The Grocholski Family

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Story of Rescue - The Grocholski Family

Before the war, Józef Grocholski lived in Kopyczyńce in the Tarnopol Province with his wife Olga and a son Franek (born in 1934). Their house was located at the edge of the town, away from other farms. Olga, when she was young, she was a servant of a wealthy Jewish family - Leon (Leib Baruch) Hirsch and his wife Malka (nee Badian), where she got acquainted with Jewish habits. Before getting married, she received a dowry from her employers. Józef, on the other hand, was a friend of Pinchas Fuks, with whom he attended school and football matches.

In autumn 1943, Pinchas asked Józef for help. By that time, Fuks had been hiding in the forest and had been sheltered by an Ukrainian who robbed him and threw him out. He was in danger of being given away to Germans.

Grocholski agreed to shelter Pinchas, his cousin Edka Fuks and an elderly woman named Sznajder. A special hiding place was arranged for them: a dugout in the orchard which seemed to be used for storing potatoes only.  Franek, the Grocholskis’ son, supplied food to the shelter and took a bucket with waste away. Franek also brought them papers which they read at oil lamps.  Józef bought food for his family and for the Jews he hid on the market in Kopyczyńce, telling the sellers that he was buying more food to avoid the necessity to visit the town too often. When Pinchas’s legs got frostbitten in winter, Józef gave him a down quilt.  The Jews used to leave their hiding place at night only.

They remained there until the spring of the year 1944, when Kopiczyńce was liberated by the Red Army. At that time, the Grocholskis’ daughter, Helena, was born. The Pinchas’s family: the father Motie, the mother Chaja and the siblings – his brother Ulo with his wife Tonka (nee Fest), as well as the brothers: Lorenc and Leibic (?) – died.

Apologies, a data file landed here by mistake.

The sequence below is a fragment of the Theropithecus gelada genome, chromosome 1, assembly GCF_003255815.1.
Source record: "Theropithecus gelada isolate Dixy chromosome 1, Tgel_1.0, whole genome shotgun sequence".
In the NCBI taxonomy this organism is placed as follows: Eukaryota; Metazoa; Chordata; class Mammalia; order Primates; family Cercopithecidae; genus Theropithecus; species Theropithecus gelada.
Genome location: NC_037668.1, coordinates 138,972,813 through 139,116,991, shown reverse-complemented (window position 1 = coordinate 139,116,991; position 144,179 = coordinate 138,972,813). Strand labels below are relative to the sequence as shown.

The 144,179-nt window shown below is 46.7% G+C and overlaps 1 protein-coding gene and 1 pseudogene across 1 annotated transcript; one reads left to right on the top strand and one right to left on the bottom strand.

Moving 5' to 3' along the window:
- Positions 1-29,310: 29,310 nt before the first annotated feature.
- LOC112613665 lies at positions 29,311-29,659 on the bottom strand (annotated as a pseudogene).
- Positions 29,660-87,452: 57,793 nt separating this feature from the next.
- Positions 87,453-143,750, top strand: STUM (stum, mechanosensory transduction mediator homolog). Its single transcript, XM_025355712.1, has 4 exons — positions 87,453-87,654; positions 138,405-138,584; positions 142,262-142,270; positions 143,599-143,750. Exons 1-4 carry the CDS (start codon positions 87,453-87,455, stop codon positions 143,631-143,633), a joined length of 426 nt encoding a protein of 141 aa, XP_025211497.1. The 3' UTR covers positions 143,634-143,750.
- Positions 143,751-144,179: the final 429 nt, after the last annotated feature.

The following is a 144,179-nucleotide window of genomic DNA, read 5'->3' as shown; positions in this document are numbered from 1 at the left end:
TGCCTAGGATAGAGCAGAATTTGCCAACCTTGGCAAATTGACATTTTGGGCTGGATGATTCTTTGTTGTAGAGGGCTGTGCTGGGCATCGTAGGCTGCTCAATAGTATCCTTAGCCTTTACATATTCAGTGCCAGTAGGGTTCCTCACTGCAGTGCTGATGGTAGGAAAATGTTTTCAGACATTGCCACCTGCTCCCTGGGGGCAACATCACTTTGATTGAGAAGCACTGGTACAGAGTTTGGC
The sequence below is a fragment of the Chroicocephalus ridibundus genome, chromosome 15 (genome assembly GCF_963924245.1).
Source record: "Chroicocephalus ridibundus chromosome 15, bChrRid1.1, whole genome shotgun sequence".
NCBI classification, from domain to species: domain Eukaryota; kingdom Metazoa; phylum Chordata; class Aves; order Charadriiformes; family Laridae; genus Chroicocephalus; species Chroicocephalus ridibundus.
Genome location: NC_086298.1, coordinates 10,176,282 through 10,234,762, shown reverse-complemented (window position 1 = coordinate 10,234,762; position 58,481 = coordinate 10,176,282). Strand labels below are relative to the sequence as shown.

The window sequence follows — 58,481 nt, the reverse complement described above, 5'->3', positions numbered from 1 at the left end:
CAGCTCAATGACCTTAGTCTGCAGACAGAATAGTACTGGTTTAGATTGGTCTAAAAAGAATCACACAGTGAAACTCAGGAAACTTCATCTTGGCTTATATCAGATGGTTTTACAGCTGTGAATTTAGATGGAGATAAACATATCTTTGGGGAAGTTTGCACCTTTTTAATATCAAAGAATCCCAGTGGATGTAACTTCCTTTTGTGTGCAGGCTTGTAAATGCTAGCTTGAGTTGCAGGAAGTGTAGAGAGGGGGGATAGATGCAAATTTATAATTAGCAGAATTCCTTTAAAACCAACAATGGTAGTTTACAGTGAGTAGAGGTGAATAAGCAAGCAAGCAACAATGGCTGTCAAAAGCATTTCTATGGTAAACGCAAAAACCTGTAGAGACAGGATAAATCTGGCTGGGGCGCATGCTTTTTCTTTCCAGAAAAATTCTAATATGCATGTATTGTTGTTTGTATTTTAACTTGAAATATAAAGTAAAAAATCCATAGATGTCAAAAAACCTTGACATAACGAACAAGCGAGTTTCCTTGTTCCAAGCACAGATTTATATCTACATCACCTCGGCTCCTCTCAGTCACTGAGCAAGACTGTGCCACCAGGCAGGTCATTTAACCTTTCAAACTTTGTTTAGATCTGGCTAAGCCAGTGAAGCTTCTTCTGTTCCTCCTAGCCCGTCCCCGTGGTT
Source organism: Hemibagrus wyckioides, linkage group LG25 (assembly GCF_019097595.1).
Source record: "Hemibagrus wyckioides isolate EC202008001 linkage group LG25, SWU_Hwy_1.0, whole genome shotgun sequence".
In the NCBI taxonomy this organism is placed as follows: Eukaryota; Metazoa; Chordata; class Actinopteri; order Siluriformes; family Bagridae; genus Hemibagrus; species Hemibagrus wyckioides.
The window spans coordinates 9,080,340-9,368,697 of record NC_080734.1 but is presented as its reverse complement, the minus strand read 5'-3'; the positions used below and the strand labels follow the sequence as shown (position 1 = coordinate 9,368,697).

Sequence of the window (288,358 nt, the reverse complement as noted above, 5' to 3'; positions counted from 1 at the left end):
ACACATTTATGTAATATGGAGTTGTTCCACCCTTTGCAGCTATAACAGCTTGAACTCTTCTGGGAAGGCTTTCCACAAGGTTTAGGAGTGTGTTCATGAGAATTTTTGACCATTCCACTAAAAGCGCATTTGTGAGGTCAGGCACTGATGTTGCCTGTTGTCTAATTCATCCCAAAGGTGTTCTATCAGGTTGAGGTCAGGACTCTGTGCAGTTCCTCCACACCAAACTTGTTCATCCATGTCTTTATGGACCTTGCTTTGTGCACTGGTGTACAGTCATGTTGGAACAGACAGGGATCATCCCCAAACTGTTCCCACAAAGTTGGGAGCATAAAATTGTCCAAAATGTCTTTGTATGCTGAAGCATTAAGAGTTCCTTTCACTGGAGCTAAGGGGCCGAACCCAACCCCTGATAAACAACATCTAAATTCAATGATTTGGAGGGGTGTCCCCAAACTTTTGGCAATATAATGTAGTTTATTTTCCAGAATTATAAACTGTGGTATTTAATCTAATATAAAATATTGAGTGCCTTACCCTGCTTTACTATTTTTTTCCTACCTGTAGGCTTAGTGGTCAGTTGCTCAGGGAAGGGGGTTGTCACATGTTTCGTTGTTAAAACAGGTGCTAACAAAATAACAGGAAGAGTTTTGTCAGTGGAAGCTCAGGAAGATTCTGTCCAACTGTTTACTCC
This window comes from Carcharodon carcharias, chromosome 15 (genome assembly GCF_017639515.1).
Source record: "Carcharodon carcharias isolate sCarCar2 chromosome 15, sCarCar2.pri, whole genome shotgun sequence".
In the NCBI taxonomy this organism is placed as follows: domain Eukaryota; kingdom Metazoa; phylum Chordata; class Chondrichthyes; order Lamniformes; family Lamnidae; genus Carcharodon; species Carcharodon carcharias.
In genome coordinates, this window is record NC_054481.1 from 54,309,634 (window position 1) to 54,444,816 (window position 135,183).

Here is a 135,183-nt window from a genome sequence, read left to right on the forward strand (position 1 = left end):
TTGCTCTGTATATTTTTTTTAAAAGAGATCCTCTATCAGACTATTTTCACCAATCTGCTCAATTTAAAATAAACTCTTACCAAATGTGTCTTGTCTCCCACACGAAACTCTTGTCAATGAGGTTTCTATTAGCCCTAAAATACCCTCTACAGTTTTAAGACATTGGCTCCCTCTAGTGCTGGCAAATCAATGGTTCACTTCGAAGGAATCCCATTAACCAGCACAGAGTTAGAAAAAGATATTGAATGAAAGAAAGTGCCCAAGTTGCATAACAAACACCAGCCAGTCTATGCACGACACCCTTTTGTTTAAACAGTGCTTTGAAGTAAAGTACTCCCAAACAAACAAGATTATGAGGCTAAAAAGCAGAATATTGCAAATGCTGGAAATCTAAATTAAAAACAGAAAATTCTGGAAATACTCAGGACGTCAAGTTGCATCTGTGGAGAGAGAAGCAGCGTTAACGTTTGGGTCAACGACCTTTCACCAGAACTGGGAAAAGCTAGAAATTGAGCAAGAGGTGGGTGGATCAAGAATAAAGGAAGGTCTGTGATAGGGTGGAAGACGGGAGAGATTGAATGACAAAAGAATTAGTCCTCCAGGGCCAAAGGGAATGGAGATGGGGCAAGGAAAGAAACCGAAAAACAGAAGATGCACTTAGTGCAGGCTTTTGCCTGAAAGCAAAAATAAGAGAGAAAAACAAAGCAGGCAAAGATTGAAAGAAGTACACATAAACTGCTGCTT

Józef’s brother - Stanisław Grocholski (whose wife was Olga’s sister), also sheltered Jews in his house:  Jakub and Edward Werner, Ignacy and Nastka Halpert, Ignacy Chutys, Surka Sznajder and Rifka Gurtman.

After the war, the Grocholskis left their home village. As repatriates, they were settled down in the village of Przemków (the district of Szprotawa), where they ran a farm and three other children were born to them: Janka (born 1946), Teresa (born 1949) and Bronek (born 1954).

Pinchas Fuks went to live in Wałbrzych. He left Poland with his wife Nettie Hirsch, Leon’s (Olga’s employer before the war) daughter, sheltered in Kopiczyńce by Stefan Kunicki on the top floor of a barn, and went to live in the camp of DP in Wegscheid, in the American occupational zone in Austria. Their daughter Klara (Claire) was born to them there in 1947. After that, they emigrated to Canada and settled down in Winnipeg, where Pinchas changed the name to Paul Fox. After the war, Edka Fuks went to Israel, where she got married and gave birth to a daughter - Alyssa.

The Fuks family kept in touch with the Grocholskis, sending letters, money and parcels, also with medicines. They also sent a wedding gown for Helena, the Grocholskis’ daughter. In 2010, Claire Hoffer, the daughter of Pinchas Fuks, came to Poland and Ukraine. In 2013 she came again to meet with the Grocholski family.

In 1970, Stefan Grocholski made a deposition for the Commission to Investigate the Nazi Crimes in Zielona Góra. His deposition was passed to the Yad Vashem Institute a dozen years later.  In 1987, the Institute granted Józef and Olga Grocholski the title of Righteous Among the Nations. In the same year, the title of Righteous was also granted to Stanisław, Józef’s brother, and his wife Anna.


  • Archiwum Yad Vashem, 3655.1